The Impact of Saturated Fat on Cholesterol Levels: A Comprehensive Guide

The Impact of Saturated Fat on Cholesterol Levels: A Comprehensive Guide

Answering your question (from a while back- sorry – lots to catch up on!) @rashy_n @kangawoo_ @pwpantry. This one often comes in reference to eggs!
Saturated fat is fat found in animal products (meat, poultry, butter, dairy) and coconut based products. Too much saturated fat increases your risk of heart disease. More recent research has shown the effect of saturated fat from dairy foods does not have the same negative effect as saturated fat from other animal products (hence the full-fat Vs low-fat dairy debate).
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Cholesterol is a type of fat in your blood, which is also in foods. Cholesterol only has a small effect on the level of cholesterol in your blood. This is because our bodies also MAKE cholesterol and is very good at adjusting how much it makes based on how much we eat. So if we eat more dietary cholesterol our body makes less.
Overall the consensus is that saturated fat should be replaced with healthy unsaturated fats like those that come from nuts, olive oil, avocado etc. Trans fats should be avoided as much as possible – they are found in processed foods that use partially hydrogenated vegetable fats such as deep-fried foods and biscuits, cakes and pastries.
Re full fat Vs low fat dairy. I say choose the one you prefer but if you’re trying to cut down some cals to lose weight then choose mostly reduced or low fat options.
Regarding eggs – different organisations recommend different amounts. Recent evidence from the National Health & Medical Research Council showed no apparent increased health risks associated with consumption of eggs. This suggests a serve of 2 eggs daily is ok to include for most people. If you’re concerned then speak to your doctor.
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The Importance of Understanding Calories in Your Ingredients

When it comes to maintaining a healthy diet, it’s important to have a good understanding of the calories in the ingredients you use in your recipes. By being aware of the calorie content of the foods you consume, you can better manage your portion sizes and make informed decisions about what you eat. In this article, we’ll take a closer look at the role of calories in your ingredients and how to make smart choices in your cooking.

Understanding Calories 101
Before we dive into specific ingredients, it’s important to have a basic understanding of what calories are. A calorie is a unit of measurement used to quantify the energy content of food and drinks. When we consume more calories than our body needs, the excess energy is stored as fat, leading to weight gain. On the other hand, consuming fewer calories than our body needs can lead to weight loss.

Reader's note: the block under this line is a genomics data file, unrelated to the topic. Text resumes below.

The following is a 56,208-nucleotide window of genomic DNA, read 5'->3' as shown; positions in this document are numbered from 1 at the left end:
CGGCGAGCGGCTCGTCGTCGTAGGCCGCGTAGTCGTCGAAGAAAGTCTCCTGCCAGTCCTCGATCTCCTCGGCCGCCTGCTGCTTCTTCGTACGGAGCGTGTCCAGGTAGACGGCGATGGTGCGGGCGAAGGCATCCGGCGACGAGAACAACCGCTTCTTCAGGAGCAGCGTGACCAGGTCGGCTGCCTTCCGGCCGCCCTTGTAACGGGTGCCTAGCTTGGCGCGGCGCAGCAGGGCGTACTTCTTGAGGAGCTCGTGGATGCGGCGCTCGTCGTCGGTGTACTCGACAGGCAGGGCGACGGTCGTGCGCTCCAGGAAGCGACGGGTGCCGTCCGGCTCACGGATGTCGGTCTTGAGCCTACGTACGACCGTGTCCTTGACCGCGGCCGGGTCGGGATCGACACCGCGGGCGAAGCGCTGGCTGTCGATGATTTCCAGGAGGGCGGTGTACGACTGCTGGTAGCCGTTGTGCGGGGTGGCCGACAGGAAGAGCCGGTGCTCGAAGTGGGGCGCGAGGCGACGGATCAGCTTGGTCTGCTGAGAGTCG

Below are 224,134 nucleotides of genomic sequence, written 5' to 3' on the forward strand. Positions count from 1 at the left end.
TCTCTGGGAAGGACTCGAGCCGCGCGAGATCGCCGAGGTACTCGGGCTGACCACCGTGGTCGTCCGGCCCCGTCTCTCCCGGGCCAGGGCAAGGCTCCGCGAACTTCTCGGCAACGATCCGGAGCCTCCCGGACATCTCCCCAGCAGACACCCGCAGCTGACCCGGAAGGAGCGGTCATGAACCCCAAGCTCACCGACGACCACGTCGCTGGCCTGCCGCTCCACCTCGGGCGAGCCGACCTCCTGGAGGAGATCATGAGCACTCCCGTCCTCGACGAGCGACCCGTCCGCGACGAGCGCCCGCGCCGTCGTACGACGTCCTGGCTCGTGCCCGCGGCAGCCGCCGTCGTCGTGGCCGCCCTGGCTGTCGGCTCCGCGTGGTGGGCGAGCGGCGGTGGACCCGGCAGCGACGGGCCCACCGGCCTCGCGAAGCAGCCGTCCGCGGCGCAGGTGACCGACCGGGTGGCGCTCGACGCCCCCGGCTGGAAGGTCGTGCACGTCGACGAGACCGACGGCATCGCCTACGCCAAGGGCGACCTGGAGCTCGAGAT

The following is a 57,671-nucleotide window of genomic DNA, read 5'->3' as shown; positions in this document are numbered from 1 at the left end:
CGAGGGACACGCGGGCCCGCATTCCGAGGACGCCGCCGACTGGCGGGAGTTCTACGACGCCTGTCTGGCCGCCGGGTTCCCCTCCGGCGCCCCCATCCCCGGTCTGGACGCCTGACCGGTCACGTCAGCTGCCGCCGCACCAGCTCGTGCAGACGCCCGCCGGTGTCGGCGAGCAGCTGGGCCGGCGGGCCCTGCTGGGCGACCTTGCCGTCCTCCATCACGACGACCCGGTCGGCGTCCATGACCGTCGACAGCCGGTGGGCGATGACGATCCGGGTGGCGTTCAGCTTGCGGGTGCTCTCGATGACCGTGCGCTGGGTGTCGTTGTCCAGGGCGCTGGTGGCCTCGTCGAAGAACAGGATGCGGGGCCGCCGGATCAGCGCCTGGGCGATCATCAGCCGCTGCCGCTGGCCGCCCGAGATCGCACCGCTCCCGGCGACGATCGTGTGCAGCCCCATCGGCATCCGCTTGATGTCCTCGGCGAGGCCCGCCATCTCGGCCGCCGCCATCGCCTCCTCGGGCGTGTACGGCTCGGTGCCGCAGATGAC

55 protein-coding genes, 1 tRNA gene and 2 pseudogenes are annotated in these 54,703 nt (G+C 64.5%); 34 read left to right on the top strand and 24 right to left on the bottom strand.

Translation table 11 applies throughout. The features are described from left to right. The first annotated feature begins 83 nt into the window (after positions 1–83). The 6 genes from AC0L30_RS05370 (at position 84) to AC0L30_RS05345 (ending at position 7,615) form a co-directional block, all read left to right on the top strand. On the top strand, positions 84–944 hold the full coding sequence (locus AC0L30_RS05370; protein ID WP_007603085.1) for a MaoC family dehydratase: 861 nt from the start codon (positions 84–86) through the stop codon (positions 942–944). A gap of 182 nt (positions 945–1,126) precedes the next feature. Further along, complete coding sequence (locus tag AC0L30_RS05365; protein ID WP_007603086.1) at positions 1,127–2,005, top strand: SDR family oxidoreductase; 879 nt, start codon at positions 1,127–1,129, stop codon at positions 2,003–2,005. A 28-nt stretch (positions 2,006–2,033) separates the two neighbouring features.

Calories in Common Ingredients
Let’s take a look at some common ingredients and their calorie content per serving:

– Chicken breast (boneless, skinless): Approximately 165 calories per 3-ounce serving.
– Avocado: Approximately 234 calories per medium-sized fruit.
– Quinoa: Approximately 222 calories per cooked cup.
– Olive oil: Approximately 119 calories per tablespoon.
– Sweet potato: Approximately 180 calories per medium-sized potato.

Making Smart Choices
Now that we have an idea of the calorie content of some common ingredients, it’s important to make smart choices when it comes to portion sizes and cooking methods. For example, instead of frying your chicken in oil, consider grilling or baking it to cut down on unnecessary calories. When it comes to fats like avocado and olive oil, while they are high in calories, they also offer important nutrients that are beneficial to our health, so it’s important to include them in moderation.

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Balancing Your Meals
A balanced meal should include a mix of carbohydrates, protein, and healthy fats. By being mindful of the calorie content in your ingredients, you can create well-rounded meals that meet your nutritional needs without overdoing it on calories. For example, a meal with quinoa (carbohydrates and protein), grilled chicken breast (protein), and a side of roasted sweet potatoes (carbohydrates) and avocado (healthy fats) can provide a satisfying and nutritious balance.

In conclusion, understanding the calorie content of your ingredients is an important aspect of maintaining a healthy diet. By being mindful of portion sizes and making smart choices about the foods you use in your recipes, you can better manage your calorie intake and support your overall health and wellness.



My name is Bette. I'm a 34 year old female from Turkey. My occupation is a website designer and I work from a home office. I have struggled with my weight since puberty. Still figuring out.

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